[plt-scheme] macros, special forms, and lazy functions

From: Stephen Bloch (sbloch at adelphi.edu)
Date: Thu Dec 10 14:47:55 EST 2009

On Dec 10, 2009, at 2:09 PM, Jos Koot replied to my questions:

>> As far as my beginning students are concerned, "and" and "or" are   
>> functions with contract
>> Boolean Boolean ... -> Boolean
>> They happen to be "smart" about their arguments, not bothering to   
>> evaluate the later arguments if the earlier arguments answer the   
>> question.
> In fact -> any (including multiple values), for example:
> (and #t #t (values 1 2)) --> multiple value 1 2

Right, but my beginning students are using HtDP languages, which  
don't have "values" and require "and" and "or" to take booleans.

>> Failing that, would it be reasonable to define "and" and "or" in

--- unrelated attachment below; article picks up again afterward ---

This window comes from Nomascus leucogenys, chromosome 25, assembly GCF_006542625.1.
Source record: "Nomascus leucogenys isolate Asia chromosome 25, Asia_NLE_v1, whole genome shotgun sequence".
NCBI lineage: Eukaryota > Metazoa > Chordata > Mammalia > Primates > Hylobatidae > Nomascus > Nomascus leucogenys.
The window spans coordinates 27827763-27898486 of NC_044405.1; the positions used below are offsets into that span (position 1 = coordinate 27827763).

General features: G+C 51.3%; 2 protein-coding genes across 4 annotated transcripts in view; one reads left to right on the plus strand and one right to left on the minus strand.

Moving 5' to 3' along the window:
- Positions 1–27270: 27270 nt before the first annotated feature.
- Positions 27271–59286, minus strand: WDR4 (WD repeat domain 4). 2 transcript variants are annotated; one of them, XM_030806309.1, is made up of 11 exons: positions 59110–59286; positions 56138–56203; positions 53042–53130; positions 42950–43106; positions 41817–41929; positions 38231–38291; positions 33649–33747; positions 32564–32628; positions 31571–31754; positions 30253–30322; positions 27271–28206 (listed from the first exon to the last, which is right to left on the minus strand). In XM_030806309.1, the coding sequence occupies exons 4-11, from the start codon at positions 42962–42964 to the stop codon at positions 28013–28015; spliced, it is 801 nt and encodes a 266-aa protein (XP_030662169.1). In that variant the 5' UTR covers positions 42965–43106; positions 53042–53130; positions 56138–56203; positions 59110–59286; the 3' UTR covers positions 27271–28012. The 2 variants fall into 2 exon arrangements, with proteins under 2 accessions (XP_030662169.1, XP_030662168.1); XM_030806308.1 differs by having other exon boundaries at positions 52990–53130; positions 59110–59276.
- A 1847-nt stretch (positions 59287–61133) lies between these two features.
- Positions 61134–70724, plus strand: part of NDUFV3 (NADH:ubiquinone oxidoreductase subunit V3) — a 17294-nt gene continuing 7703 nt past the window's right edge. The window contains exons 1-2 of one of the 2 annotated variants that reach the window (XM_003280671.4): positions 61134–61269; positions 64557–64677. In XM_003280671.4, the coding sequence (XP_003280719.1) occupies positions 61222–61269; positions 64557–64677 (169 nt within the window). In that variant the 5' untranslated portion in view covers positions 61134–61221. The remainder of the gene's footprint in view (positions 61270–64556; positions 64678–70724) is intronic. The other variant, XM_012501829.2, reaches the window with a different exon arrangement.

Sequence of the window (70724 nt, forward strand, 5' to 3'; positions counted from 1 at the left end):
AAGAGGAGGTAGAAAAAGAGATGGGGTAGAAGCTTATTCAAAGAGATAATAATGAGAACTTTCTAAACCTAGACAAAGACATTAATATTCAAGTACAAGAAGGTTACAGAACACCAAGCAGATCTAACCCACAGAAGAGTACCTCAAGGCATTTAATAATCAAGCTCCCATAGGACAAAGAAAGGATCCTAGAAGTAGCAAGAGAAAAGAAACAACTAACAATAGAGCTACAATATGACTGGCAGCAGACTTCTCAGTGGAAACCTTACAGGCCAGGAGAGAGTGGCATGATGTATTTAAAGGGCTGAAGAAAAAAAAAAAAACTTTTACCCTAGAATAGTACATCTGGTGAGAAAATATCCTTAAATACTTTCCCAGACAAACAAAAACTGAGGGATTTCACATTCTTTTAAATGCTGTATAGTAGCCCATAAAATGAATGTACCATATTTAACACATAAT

>> such  a way that if they appear other than in function-call  
>> position, they  evaluate to a function that does the right thing,  
>> so again they could  be passed around as functions?
> Something like:
> [snip]

Yes, that's pretty much what I had in mind, and that's exactly the  
issue I figured would come up.

> However it seems pretty messy to me <or> sometimes evaluating all  
> <arguments> and sometimes just as many as needed. Why not stick to  
> and and or as special forms and use regular functions with slightly  
> different names (like andf and orf) where a function is wanted  
> (implying that all their arguments are evaluated)

Yes, that would be messy.  But is it messier than saying "or" can be  
used in function-call position, but it can't be used AT ALL in  
function-argument position?

For my first-semester, non-CS-major students, it would be nice to be  
able to use "or" and "and" as arguments to "map" or "foldr" or  
something like that.  In ISLL, they shouldn't run into situations  
where short-circuit evaluation makes a significant difference (unless  
one of the arguments is a function call that goes infinite).   
Particularly since, by the time you've constructed a "list" of these  
things in order to use "map" or "foldr", all the elements of the list  
have already been evaluated anyway.

Stephen Bloch
sbloch at adelphi.edu

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